Reading can be a very intimate thing. I tend to read in public places – a coffee shop or the breakroom. However, when I am reading my surroundings are a blurred background. I am focused on building and exploring a new world, which is constantly evolving as I continue the story. I use what I know from my own life and experiences to color characters, places, and interactions. But no man is an island. Book clubs are a wonderful and different way to experience stories. They help get you out of your head and hear how other people processed the same exact story. I’ve enjoyed a few books a little bit more because new information was pointed out to me by another reader. I joined two this year and they are radically different, but integral to my reading process.
In January I joined a ladies book club. They had been meeting for almost a year and I was nervous that I wouldn’t fit in. I knew one girl at the first meeting and it wasn’t at her house. I showed up to the host’s house after work and knocked on the door, BUT THERE WAS NO ANSWER. I tried again and wondered if I had the right address. I did. Social anxiety flooded my synapses. I desperately messaged my friend, “HELP! ARE YOU INSIDE? HOW DO I GET IN?” She was running late, so I waited. When she arrived, I discovered I needed to go in through the back. And that was the only time, I felt uncomfortable at book club. It’s a great group and we pick a diverse selection to keep things interesting, although I’ve noticed an unconscious bias towards female writers. So far we have read: Americanah by Chimamanda Ngozi Adichie, How Should a Person be by Sheila Heti, Gold Fame Citrus by Claire Vaye Watkins, Housekeeping by Marilynne Robinson, Persepolis by Marjane Satrapi, House in the Sky by Amanda Lindhout, and Zeroville by Steve Erickson. We are about to discuss Mr. Splitfoot by Samantha Hunt later this month. I enjoyed this gothic, eerie tale, but am interested to see what others thought.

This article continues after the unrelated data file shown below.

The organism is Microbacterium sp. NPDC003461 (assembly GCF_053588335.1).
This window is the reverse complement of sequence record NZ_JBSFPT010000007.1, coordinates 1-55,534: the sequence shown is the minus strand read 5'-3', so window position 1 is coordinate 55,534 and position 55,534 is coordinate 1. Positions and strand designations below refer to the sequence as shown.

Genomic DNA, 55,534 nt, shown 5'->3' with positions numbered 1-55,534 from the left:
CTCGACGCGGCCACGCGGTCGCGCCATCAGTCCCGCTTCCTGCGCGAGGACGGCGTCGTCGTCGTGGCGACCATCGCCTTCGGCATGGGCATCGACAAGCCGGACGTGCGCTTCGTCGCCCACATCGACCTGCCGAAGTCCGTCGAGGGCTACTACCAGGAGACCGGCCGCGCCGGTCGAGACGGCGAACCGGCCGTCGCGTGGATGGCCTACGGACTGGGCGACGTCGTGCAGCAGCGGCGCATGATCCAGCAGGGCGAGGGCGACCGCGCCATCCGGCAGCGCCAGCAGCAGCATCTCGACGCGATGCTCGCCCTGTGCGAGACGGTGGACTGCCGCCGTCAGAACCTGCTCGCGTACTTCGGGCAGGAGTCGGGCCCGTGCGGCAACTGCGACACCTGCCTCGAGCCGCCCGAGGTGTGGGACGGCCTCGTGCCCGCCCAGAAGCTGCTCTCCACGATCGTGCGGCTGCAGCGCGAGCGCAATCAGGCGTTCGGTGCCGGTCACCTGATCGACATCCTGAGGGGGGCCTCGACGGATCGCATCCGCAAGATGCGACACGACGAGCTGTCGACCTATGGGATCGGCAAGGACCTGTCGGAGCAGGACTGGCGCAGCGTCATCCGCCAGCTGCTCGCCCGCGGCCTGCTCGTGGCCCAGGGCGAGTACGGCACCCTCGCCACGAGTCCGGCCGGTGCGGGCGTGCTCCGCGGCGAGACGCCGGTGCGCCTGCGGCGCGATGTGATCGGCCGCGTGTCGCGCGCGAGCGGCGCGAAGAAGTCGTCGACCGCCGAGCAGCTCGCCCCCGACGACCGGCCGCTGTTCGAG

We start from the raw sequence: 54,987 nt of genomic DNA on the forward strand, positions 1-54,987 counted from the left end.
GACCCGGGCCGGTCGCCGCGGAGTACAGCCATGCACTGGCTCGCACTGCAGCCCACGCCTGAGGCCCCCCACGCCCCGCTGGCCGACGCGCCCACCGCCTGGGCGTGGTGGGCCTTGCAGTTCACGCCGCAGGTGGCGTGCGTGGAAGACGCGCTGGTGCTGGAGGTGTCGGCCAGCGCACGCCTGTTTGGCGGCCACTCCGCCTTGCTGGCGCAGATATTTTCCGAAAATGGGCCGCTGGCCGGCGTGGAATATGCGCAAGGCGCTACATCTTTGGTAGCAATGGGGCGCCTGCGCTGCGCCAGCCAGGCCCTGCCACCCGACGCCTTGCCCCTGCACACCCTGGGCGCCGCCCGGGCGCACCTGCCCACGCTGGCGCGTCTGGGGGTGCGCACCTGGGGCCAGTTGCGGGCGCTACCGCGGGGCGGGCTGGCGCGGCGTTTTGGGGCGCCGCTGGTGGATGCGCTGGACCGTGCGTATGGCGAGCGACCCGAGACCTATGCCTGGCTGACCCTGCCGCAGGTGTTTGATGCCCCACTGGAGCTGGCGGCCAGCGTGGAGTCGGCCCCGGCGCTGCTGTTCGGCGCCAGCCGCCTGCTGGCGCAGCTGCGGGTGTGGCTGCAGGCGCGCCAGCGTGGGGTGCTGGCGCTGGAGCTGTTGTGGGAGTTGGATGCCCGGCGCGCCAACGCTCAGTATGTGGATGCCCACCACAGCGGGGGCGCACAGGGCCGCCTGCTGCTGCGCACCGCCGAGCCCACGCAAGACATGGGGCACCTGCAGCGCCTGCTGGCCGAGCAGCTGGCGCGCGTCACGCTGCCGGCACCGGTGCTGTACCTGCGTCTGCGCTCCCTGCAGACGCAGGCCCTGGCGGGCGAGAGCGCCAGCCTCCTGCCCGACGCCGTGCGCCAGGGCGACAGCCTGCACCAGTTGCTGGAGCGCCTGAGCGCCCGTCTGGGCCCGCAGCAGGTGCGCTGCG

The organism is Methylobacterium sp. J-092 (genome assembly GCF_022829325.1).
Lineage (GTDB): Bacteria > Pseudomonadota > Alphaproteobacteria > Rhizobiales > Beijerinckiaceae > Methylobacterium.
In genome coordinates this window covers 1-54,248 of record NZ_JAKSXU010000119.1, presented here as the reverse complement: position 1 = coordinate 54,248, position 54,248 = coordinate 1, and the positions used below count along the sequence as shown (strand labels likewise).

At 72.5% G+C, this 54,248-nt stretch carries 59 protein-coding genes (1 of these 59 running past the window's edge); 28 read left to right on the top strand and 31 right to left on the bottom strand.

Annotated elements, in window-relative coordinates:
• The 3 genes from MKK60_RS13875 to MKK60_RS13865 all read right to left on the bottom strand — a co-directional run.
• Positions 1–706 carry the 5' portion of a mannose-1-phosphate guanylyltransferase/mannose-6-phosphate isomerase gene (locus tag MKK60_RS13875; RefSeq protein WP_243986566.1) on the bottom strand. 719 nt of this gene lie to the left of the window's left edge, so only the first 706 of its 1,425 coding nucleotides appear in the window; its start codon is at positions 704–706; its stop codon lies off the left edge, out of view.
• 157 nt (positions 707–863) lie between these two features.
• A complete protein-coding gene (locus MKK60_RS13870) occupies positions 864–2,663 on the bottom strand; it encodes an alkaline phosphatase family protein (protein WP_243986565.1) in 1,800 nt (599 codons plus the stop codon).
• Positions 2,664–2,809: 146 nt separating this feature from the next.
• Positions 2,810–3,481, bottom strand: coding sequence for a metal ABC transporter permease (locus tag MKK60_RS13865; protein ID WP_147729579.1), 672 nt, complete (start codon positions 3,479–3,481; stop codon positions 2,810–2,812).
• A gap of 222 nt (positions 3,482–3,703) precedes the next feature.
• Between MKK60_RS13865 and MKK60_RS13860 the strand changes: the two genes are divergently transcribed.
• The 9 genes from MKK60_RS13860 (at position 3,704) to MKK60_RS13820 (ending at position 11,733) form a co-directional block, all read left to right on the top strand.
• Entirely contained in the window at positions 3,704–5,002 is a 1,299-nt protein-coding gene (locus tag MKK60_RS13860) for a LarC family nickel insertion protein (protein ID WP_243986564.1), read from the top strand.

The other book club I joined was through improv. I was asked to join in August and am very excited about it. Every month the DCH Book Club reads a book and puts on a show based on the themes. So the audience doesn’t necessarily need to have read the book to enjoy the show. I started the month we read The Nest by Cynthia D’Aprix Sweeney. Everyone in DCH Book Club is a seasoned performer. I wanted so badly to bolt from the green room before we went out on stage. We did a show based on rich people’s problems and sibling rivalries. This past show we performed a show based on the Alchemist‘s themes of fate, prophecies, and personal legends. It was a great show and I felt myself growing as an improviser. I’ve found myself reading books a bit different with this book club, I’m paying more attention to the broader theme, mood, and mass appeal than usual.
Book clubs help me hear how other people perceive a story, which helps me hone my reader’s advisory skills as a librarian. As much as reading is seen as an isolationist’s pastime, reading informs how we perceive and interact with the world.